INDIANAPOLIS — Time for a pop quiz.
Quick, who has the longest active playoff streak in the Eastern Conference?
The Miami Heat?
The Chicago Bulls?
It's the Orlando Magic, you knucklehead.
Your Orlando Magic.
You know, the franchise everybody is now taking shots at because the Dwight Howard-Stan Van Gundy canker has bled into today's opening-round playoff game against the Indiana Pacers? The franchise Dwight requested a trade from before the season so he could go play for the pitiful Nets? The franchise that fans and media members like to pick apart because the Magic have never marched through the playoffs and won a championship?
Well, at least the Magic are in the playoffs most every year. That's more than we can say for Dwight's once-preferred team — the Nets — who haven't been to the postseason in five years. Or Sacramento, which hasn't been in six. Or the Minnesota Timberwolves, who haven't been in eight. Then, of course, there's the Magic's opponent tonight: the Indiana Pacers, who haven't won a playoff series in a half-dozen years.
For the vocal minority of Internet assassins out there who keep calling for Magic owner Rich DeVos to sell the team to somebody who "knows" basketball, be careful what you wish for. You might just end up with another Michael Jordan, who bought the Charlotte Bobcats and quickly turned them into the worst team in NBA history.
The reason I bring all this up is because I think we've lost all sense of perspective in this disconcerting season littered with negativity, injuries and endless Dwight drama. There is now a perception out there that the Magic are just some bumbling, stumbling franchise run by a bunch of basketball buffoons.
This just isn't true. Though I do believe DeVos should bring in an independent basketball mind from outside the Magic family to give the franchise a fresh perspective, I refuse to believe the Magic are a bad organization. In fact, I think the Magic are a good organization. Just not a great one.
But guess what? There aren't that many great organizations in the NBA. There are the Lakers. There are the Celtics. And there are the Spurs. Other than that, I'll put the Magic, their coach and their ownership up against anybody. In fact, during the past five years, the Magic have the fourth-most wins in the NBA, trailing only the Lakers, Celtics and Spurs.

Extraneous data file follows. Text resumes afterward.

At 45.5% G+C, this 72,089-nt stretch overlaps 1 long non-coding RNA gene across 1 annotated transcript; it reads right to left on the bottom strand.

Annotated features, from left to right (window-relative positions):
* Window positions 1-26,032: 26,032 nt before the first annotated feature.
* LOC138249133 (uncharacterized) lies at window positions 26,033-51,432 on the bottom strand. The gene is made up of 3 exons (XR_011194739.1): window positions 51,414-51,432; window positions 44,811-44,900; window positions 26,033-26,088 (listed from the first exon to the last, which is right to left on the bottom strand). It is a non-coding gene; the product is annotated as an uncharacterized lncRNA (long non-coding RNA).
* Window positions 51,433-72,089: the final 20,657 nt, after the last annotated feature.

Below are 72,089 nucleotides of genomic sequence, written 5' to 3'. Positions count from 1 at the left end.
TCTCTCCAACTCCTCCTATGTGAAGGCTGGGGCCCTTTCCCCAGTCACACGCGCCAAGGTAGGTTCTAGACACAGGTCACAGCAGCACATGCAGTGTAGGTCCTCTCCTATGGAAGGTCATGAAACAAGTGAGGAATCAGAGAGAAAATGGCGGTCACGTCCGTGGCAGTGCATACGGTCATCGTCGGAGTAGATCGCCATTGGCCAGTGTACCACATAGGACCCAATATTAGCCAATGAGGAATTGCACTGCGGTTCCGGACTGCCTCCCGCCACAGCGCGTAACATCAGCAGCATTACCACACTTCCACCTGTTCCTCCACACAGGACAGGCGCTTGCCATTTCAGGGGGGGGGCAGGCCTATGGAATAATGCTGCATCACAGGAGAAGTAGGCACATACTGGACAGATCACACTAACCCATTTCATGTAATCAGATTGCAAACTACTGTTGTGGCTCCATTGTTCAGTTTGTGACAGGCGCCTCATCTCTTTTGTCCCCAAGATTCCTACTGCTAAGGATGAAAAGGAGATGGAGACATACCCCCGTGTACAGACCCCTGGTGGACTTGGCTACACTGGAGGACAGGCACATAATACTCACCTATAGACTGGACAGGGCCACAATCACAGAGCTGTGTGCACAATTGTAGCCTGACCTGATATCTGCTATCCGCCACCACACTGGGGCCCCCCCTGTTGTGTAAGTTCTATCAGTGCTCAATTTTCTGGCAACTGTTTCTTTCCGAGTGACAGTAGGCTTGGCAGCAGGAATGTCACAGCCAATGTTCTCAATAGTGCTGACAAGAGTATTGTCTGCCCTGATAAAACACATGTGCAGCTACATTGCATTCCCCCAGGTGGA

Certainly, a championship is the goal, but since the Magic joined the league 23 years ago, only seven franchises have won titles. And at least the Magic have had two cracks at it. Half the league has never played for a championship during that span.
The Magic have spent, even overspent, on players (see Rashard Lewis) to try to bring a championship. They have blown through the NBA salary cap for five straight years trying to surround Howard with enough good pieces to win a title. Criticize the personnel decisions of GM Otis Smith all you want, but you can't criticize the Magic's lack of effort.
Go ahead and be dispirited if you want as the Magic enter the playoffs; I choose to look at it another way:
At least they are in the playoffs – again.
Hey, Magic fans, how would you like to be the Buffalo Bills? They haven't been to the playoffs in 12 seasons. Or the Cleveland Browns (nine seasons). Or the Pittsburgh Pirates, who haven't even had a winning season in 19 years. Or the Kansas City Royals, who haven't been to the postseason in 26 years.
Or the Montreal Expos/Washington Nationals, who haven't been to the playoffs in three decades (1981).
Do you think fans from those franchises feel bad for the tortured, tormented Magic fans who have had to suffer through six-straight playoff appearances? Awww, poor babies.
I'm not saying Magic fans shouldn't be disappointed about this dysfunctional Dwightmare of a season, I'm just saying it could be worse.
A lot worse.
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